Wimbledon 2018: 'We're The Lionel Messi And Cristiano Ronaldo Of Tennis' Roger Federer Relishes Rafael Nadal Rivalry
Roger Federer will start his bid for a ninth Wimbledon title against Serbia's Dusan Lajovic on Centre Court on Monday.
Federer will be chasing a ninth Wimbledon title.
Nadal has been named second seed for the upcoming Wimbledon.
Federer will be aiming for his 21st Grand Slam Title.
Roger Federer marked the 10th anniversary of his epic Wimbledon final loss to Rafael Nadal by claiming his rivalry with the Spaniard is the equal of the battle between football superstars Lionel Messi and Cristiano Ronaldo. Federer will start his bid for a ninth Wimbledon title against Serbia's Dusan Lajovic on Centre Court on Monday. But, on the eve of the Swiss star's 20th Wimbledon, the defending champion's mind drifted back to the evening he was dethroned by Nadal in a classic final widely regarded as the greatest match ever played.
Federer had beaten Nadal in two previous Wimbledon finals before the Spaniard knocked him off his perch in 2008 with a five-set thriller lasting almost five hours and late into the evening in front of an enthralled global audience of millions.
It was the match that cemented Federer and Nadal as the giants of their generation and accelerated the sport's resurgence as a multi-million pound industry.
Nadal's triumph -- his first at Wimbledon -- fuelled an epic rivalry that reminds Federer of the way Barcelona striker Messi and Real Madrid forward Ronaldo have slugged it out for the top prizes in football.
"Sure, yeah. They have a long-standing rivalry. I have the same with Rafa," Federer said when asked if he could see similarities between the rivalries.
"They're very different from one another. I guess there's some similarities there as well.
"As similar as we are, Rafa and myself, we're still very different on many levels. I think it's pretty much the same for them.
"Obviously in football, it's different because you're only as good as your team. The pitch is huge, with 11 of them running around.
"With us, we're a little more in control, let's be honest. I hope I can control it a bit better than they could."
Like Messi and Ronaldo, both Federer and Nadal have showed astonishing longevity, splitting the last six Grand Slam titles with three each.
Federer now has 20 major titles to his name, while Nadal clinched his 17th by winning the recent French Open.
Nadal arrives at Wimbledon as world number one, with defending champion Federer one place behind him.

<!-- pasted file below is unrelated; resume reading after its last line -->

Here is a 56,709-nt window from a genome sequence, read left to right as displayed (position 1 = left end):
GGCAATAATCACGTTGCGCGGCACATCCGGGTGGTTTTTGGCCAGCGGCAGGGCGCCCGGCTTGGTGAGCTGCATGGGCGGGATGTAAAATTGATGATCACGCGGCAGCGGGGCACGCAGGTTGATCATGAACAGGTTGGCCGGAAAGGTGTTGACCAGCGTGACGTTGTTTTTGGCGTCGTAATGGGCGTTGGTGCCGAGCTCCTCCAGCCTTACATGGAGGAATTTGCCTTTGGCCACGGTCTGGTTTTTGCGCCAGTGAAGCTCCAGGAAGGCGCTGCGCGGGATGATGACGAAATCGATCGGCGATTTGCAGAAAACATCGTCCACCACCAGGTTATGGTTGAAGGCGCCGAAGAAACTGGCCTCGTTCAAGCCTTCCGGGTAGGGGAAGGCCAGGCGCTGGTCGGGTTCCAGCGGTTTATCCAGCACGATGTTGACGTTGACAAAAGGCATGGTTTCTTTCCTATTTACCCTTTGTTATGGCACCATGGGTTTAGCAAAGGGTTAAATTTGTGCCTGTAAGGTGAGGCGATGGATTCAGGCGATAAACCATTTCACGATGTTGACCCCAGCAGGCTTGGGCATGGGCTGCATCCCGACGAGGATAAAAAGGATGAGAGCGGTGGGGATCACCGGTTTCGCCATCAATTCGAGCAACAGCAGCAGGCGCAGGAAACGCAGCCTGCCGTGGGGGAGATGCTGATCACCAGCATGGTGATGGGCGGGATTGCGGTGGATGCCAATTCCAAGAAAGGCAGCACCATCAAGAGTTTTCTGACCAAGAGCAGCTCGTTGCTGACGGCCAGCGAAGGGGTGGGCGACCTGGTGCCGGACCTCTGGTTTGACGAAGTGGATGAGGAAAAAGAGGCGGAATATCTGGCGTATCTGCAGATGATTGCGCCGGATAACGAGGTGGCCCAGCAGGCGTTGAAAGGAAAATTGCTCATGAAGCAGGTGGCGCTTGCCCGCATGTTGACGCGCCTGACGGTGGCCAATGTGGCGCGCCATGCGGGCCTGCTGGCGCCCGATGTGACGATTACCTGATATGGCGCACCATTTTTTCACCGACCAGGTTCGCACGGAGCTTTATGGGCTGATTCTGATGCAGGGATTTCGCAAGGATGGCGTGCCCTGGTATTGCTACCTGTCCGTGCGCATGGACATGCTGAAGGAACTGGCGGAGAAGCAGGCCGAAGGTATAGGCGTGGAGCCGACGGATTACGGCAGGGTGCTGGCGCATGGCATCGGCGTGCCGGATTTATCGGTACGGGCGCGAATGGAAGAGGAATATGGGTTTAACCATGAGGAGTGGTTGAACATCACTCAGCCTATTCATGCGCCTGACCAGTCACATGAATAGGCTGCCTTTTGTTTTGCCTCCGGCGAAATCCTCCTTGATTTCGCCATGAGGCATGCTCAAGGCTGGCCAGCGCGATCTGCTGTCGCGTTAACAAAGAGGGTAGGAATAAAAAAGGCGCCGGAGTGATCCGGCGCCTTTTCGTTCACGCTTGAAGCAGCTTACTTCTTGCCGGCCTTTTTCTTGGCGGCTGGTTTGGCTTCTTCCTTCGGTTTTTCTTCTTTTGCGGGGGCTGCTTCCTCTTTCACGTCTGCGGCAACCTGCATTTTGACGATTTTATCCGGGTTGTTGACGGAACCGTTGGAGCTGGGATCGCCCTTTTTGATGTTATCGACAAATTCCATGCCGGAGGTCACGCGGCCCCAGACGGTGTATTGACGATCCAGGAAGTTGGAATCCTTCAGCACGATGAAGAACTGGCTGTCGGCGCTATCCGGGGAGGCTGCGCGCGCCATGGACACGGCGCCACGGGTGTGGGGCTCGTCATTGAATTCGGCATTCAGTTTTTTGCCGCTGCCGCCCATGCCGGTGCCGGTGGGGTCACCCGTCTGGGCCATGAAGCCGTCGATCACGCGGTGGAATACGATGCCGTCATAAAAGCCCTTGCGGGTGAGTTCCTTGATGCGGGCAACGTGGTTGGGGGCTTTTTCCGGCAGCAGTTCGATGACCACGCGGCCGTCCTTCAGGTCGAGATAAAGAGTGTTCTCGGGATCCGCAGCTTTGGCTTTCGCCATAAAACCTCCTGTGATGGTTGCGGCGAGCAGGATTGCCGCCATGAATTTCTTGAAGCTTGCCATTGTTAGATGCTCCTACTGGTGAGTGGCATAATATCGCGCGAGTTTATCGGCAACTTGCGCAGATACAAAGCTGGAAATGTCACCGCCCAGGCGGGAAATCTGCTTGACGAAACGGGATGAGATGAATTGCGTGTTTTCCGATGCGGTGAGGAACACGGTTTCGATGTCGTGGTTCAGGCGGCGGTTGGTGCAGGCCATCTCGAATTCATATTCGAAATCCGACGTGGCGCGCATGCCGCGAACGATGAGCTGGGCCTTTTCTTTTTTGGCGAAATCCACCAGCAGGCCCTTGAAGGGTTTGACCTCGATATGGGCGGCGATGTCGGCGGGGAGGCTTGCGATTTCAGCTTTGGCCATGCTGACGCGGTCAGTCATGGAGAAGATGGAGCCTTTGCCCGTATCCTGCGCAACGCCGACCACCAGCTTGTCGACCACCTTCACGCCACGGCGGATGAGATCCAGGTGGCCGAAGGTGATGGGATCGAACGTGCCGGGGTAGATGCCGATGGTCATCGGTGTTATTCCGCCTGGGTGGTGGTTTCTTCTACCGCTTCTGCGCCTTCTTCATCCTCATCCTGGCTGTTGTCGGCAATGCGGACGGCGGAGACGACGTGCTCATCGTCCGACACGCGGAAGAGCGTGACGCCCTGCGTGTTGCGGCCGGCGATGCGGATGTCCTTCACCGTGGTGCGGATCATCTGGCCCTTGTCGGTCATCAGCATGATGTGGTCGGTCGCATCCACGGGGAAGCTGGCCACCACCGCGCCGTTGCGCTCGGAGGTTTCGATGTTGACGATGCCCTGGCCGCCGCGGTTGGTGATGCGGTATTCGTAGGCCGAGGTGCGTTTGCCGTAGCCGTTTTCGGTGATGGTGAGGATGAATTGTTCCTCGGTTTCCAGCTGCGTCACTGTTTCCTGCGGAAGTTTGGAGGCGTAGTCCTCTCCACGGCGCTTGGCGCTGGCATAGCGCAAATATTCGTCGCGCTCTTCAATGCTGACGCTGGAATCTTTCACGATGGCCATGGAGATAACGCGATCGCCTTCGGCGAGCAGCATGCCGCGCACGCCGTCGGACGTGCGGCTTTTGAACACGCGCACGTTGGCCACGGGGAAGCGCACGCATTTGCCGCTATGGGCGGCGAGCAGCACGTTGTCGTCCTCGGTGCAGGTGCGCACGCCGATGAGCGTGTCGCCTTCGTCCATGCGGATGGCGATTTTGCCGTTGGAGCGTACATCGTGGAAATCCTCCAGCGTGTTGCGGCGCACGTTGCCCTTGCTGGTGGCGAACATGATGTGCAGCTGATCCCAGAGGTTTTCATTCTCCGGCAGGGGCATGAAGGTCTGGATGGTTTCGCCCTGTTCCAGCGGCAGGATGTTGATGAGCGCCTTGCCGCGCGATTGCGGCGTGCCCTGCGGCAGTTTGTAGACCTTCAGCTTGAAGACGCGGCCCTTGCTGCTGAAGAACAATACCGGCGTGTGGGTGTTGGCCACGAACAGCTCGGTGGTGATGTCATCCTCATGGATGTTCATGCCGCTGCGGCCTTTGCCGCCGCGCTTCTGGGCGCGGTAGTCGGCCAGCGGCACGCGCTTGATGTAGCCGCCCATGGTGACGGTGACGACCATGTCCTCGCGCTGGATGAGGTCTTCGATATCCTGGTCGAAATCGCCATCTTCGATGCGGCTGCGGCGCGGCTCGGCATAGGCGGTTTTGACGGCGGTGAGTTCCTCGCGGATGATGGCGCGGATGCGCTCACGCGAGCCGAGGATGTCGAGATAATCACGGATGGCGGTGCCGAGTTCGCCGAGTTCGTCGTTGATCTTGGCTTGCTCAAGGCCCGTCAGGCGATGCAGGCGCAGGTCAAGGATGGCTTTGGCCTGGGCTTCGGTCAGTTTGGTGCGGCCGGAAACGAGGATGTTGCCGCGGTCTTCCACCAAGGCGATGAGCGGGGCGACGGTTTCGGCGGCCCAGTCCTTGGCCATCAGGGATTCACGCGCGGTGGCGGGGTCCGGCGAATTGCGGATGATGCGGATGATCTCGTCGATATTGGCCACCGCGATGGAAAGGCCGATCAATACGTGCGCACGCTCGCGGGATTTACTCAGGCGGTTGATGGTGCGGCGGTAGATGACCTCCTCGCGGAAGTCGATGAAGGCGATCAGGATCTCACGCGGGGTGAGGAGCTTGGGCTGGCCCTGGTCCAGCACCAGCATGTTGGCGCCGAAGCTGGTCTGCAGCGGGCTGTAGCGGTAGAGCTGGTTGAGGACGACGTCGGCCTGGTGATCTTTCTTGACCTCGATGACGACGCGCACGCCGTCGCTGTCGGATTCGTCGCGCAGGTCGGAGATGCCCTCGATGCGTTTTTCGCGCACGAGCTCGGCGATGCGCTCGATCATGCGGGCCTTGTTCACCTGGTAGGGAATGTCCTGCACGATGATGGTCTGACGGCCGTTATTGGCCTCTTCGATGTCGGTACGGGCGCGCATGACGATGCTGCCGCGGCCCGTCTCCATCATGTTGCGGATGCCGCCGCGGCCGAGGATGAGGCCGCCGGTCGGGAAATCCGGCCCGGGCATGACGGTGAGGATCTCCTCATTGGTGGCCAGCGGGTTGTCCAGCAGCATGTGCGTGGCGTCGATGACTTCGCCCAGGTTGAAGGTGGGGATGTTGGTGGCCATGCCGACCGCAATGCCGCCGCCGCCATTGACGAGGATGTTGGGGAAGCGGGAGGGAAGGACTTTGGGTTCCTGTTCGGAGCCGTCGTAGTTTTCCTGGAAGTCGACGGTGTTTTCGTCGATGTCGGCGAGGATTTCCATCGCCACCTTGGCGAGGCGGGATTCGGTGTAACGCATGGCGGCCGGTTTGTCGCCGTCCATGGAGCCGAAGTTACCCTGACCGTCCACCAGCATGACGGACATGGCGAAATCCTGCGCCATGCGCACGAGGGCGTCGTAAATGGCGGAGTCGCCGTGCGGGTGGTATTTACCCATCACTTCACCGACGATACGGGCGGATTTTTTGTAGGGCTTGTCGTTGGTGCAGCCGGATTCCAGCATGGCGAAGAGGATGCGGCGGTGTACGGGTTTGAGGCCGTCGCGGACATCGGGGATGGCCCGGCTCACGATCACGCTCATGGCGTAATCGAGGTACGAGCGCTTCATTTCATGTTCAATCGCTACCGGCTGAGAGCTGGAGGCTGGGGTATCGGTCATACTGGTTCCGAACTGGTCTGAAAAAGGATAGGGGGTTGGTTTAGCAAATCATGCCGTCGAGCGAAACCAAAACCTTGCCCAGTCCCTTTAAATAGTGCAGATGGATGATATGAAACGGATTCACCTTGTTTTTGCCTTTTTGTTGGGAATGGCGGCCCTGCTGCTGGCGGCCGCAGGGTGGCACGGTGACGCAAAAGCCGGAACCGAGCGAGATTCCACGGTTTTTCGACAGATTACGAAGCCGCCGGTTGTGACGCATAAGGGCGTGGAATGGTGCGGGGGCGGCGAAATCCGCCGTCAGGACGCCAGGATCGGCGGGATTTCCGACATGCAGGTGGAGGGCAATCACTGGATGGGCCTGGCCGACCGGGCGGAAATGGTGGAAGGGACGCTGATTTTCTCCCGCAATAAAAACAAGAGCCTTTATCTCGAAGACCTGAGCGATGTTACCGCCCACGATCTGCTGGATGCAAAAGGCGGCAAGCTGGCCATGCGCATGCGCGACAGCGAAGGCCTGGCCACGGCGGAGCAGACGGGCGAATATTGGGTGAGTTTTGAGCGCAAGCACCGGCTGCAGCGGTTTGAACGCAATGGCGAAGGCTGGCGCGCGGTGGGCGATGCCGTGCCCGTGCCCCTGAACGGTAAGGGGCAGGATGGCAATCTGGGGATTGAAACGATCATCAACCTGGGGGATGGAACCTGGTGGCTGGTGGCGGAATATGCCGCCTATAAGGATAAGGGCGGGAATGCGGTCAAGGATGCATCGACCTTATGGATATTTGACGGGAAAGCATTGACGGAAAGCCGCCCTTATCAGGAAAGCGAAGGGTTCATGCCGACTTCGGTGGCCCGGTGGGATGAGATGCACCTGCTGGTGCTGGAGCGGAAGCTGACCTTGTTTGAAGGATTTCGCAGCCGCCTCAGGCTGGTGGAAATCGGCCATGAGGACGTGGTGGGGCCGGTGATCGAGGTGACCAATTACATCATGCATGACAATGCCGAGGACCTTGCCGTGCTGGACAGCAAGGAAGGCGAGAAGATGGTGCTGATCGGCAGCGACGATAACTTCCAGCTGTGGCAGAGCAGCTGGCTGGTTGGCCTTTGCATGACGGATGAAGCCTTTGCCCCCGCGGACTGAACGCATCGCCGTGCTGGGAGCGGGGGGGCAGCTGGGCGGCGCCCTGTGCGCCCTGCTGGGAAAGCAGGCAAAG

And, while Messi and Ronaldo have flopped out of the World Cup in Russia, with Argentina and Portugal both eliminated on Saturday, Federer and Nadal could easily clash in 10th anniversary final reunion later this month.
For Federer, that would bring back painful memories of one of the most difficult defeats of his glittering career.
"I think it was one of the hardest losses I ever had, no doubt about it. I was so close to making it six in a row," Federer said.
"It was a great match for many reasons. It also made me more human potentially, the loss under the circumstances.
"We go back in time with Rafa. I'm sure that we'll talk about it when we're older in the rocking chair.
"We'll talk about how it all was. I'm sure I took something away from it, but mostly positive, even though the moment was pretty hard naturally."
Before he can contemplate avenging that loss, Federer's immediate aim is to avoid a first round wobble against world number 57 Lajovic.
Despite all his experience, playing the first match on Centre Court is still an anxious moment for Federer, who skipped the clay-court season to stay fresh for Wimbledon.
"I think it remains a little bit nerve-wracking, in all honesty. It's a big deal," said Federer, who won the Wimbledon warm-up at Stuttgart, but lost in the Halle final to Borna Coric last weekend.
"I mean, besides the history and the mythical place that it is, you cannot also practice on it.
"When you come out, there's a bit of uncertainty for both players, from a very quiet week and site that we've seen this week, it's just packed everywhere.
"The entire atmosphere changes at Wimbledon, and you realise the eyes are on you. It's a massive honour."